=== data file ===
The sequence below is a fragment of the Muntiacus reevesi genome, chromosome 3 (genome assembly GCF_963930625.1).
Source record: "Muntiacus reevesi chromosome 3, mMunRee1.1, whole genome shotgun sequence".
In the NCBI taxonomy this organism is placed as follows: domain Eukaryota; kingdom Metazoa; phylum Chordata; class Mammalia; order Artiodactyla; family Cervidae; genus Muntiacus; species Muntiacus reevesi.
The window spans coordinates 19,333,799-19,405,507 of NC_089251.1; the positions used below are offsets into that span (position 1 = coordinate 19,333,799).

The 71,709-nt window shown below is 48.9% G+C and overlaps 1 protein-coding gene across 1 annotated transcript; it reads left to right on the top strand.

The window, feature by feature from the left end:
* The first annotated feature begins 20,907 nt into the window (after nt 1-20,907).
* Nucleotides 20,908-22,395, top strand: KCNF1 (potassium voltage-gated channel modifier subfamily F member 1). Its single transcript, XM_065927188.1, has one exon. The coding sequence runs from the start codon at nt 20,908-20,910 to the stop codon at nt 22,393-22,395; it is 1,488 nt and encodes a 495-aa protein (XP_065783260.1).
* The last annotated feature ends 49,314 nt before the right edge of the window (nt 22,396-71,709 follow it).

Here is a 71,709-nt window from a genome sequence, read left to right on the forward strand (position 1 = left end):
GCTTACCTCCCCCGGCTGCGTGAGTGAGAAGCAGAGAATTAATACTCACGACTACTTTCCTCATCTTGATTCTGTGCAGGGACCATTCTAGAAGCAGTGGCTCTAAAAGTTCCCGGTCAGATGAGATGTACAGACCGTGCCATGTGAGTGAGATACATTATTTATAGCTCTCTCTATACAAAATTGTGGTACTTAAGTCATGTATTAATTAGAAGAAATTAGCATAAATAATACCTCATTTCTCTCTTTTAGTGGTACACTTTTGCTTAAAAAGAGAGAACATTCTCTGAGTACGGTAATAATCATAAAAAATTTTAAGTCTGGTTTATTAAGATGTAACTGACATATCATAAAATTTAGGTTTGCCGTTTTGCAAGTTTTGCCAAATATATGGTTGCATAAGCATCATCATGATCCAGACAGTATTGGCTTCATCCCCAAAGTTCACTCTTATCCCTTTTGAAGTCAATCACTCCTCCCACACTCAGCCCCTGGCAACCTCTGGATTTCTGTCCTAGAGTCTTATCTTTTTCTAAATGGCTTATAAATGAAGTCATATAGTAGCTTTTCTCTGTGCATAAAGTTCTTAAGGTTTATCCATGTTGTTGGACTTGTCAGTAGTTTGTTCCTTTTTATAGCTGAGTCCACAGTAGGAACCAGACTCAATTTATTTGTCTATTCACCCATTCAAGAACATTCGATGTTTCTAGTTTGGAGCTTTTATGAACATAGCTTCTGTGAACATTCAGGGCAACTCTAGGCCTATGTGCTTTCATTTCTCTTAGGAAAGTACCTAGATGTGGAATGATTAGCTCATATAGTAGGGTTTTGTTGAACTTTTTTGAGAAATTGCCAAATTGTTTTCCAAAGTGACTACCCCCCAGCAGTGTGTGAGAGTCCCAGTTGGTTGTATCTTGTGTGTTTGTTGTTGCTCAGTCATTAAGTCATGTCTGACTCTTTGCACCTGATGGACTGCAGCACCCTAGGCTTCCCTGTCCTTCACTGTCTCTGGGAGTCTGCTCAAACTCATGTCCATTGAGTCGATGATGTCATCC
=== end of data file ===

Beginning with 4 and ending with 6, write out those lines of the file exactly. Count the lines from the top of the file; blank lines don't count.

The window spans coordinates 19,333,799-19,405,507 of NC_089251.1; the positions used below are offsets into that span (position 1 = coordinate 19,333,799).

The 71,709-nt window shown below is 48.9% G+C and overlaps 1 protein-coding gene across 1 annotated transcript; it reads left to right on the top strand.

The window, feature by feature from the left end: